• Strategic resource allocation or academic prioritization is a review of everything the institution is doing that does or does not contribute to success.  Money should weigh in our decision making but not be the sole driver of those decisions.  Instead, engage in a creative pursuit of new avenues of cost control and revenue enhancement. 
  • Good quantitative and qualitative data is exponentially more important for decision making than ever before.  Such things as quality, demand, productivity, etc., are intangibly important to the culture of the institution and its mission.
  • Encourage a “radical candor” to identify what no longer works or is no longer needed, because every activity results in a consumption of resources.  Make sure you have as much good data as you can since these decisions affect people.  Ultimately, action is required.
  • Some things to consider:  1) No “sacred cows” (i.e., nothing should be off the table for consideration).  2) Grossly inaccurate, corrupt data will doom you.  You need good, not perfect, data.  3) Get new people in the room for fresh ideas.  4) Ensure fairness as best you can.  5) The decision should not disproportionately affect certain sectors of the institution.
  • Factors that lead to success:  1) Refer back to existing plans as they are certainly relevant but may need modification.  2) Draw people into solving the problem seeking extensive participation. 3) Be transparent.  4) Be sensitive to the impacts.  5) Seek fairness.  6) Ensure you have good data, not perfect data.  7) Be realistic about how quickly you’re going to achieve results. 
  • Don’t bank your financial future on “hopes” and ignore the things you can control.  Pay particular attention to the cost, investments, and expenses you’re incurring to determine whether they are really adding value to your operation.
  • Performance measurement has evolved over the past 40 years.  Consider the transformative thinking gleaned from these three generations of performance measurement, the questions posed, and the corresponding measures utilized. First Generation – What are we spending on our facilities portfolio and are we spending enough?  Using this approach focuses your attention on drawing comparisons, identifying peer averages and benchmarks.  SecondGeneration – Are we getting full value from the resources that we’re committing to sustain our facilities portfolio?  Using this approach focuses your attention on drawing comparisons against identified best practices like Lean Management, process analysis, and adding value.  Third Generation – Is our institutional facilities portfolio appropriate for the delivery of our mission?  This approach requires different measures that cut across the enterprise.  Most importantly, this is not strictly a facilities management discussion.  It’s a conversation at the leadership levels of academic, finance, administration, IT, and facilities.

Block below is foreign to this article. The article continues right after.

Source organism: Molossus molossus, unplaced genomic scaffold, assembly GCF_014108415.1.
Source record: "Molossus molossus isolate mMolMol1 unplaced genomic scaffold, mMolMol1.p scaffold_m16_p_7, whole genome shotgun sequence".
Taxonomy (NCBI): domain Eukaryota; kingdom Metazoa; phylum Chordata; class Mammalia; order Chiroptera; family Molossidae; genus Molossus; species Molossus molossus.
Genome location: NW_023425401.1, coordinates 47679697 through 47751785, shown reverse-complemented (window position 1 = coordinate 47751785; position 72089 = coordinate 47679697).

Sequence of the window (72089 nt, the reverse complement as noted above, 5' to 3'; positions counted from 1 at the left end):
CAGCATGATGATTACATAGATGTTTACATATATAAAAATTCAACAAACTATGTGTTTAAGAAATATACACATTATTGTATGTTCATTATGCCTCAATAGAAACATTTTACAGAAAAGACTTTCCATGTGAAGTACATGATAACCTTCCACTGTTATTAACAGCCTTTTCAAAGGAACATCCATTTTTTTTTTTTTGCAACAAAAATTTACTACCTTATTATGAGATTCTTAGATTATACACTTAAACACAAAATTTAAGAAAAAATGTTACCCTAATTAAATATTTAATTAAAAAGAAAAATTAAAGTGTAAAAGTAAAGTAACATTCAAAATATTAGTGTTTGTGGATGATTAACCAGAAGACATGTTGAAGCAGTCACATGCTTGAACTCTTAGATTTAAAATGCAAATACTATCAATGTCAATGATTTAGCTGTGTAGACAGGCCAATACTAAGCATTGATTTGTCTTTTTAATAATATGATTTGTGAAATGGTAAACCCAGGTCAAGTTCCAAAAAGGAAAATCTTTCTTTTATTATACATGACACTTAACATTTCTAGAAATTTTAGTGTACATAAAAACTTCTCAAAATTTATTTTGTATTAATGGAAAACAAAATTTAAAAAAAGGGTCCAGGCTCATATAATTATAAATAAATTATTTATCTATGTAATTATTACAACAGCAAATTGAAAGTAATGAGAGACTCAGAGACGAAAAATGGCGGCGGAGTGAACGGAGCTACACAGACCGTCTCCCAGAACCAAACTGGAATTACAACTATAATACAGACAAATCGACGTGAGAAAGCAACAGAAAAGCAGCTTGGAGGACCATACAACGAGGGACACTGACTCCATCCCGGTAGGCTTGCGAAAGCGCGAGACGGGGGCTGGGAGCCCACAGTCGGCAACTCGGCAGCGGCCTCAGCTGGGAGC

• To have a seat at the table, we need to provide data and information that will support institutional decision making.  The First and Second Generation metrics and measures are not wrong, just incomplete and should support Third Generation analysis.  The trick is knowing how to link them together and make a complete and compelling story.  The story should reflect how our facilities portfolio is performing in support of the institution.  A detailed case study was provided to demonstrate utilization of this approach using APPA’s FPI survey data against qualitative service levels to create a picture of facilities performance.
  • For example, the outcome can certainly point to underfunding, but can also highlight too much space, which is easier to prevent than to solve after the fact.  Repurposing is expensive and optimizing is not a panacea.  As Peter Drucker aptly said, “There is nothing so useless in the world as trying to do efficiently what should not be done at all.” 
  • A student at one of our institutions provided a quote that carried much wisdom for our challenge and the importance of cultivating resiliency.  It was, “Good sailors were never made on calm seas.
  • There are skills you can cultivate to actually change the larger culture.  These skills can be learned.  This gives your people confidence and is important to getting through this crisis.
  • Amidst COVID-19, the mood has changed from “perpetually overwhelmed” (the precursor to burnout) to a mood of “anxiety around uncertainties.”  The leaders work is to help people deal with this uncertainty.  Consider the concept of “Liminal Space,” which is that experience when we go through a significant transition, like the summer between high school and college.  Right now, it’s that space between your own comfort zone and any possible answer.  If you are not trained in how to handle anxiety, live with ambiguity, or deal with uncertainty, you remain in this terrible cloud of unknowing.  One way to address this that really works to help yourself and your teams is to “name your moods.”  Recognizing the mood, calling it out, and talking about it, but NOT as good or bad, is critical to the process because it always lurks in the background.  Moods are central to our capacity to get things done.  Your mood determines how you show up, which is important for our teams.  It affects their productive engagement.